The Byzantine Catholic Churches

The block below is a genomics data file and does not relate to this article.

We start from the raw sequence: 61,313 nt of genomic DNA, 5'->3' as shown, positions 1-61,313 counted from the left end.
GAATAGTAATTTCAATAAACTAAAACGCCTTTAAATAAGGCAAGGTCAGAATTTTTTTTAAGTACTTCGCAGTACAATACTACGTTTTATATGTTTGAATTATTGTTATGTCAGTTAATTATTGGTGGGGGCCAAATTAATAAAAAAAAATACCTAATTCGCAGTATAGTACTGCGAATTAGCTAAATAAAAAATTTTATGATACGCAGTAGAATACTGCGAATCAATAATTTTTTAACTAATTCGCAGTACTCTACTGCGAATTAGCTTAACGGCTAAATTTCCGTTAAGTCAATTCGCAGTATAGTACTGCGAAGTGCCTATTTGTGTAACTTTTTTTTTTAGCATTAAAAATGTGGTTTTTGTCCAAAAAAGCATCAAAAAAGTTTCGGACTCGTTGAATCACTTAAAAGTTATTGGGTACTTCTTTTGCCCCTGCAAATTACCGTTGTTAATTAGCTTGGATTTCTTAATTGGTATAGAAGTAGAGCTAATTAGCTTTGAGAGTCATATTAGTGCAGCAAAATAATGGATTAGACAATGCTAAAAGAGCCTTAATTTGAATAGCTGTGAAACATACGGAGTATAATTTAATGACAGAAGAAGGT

This secondary theme of the conference emerged especially in the talk presented by Hegumen Nicholas (Zachariadis) of Holy Resurrection Monastery (Ruthenian Byzantine Catholic) in Newberry Springs, California. The question had to do with whether or not the Eastern Catholic Churches are still—as they once indeed were—Orthodox churches in communion with Rome, and (if so) what they can contribute to Catholic-Orthodox relations now. Hegumen Nicholas’s main thesis was that, for Byzantine Catholics to make any contribution, there must be in the ordering of their own ecclesial life an interiorizing of both primacy and conciliarity. In other words (as I understood him to mean), Byzantine Catholics are in a unique position to live now, with a God-given mission perhaps, as a church that both is conciliar in its governing practice and honors the Petrine primacy. To do this, they must become more truly themselves, removing every (Latinizing) obstacle between themselves and Orthodoxy, and thus in fact serve Rome’s expressed desire for reunion.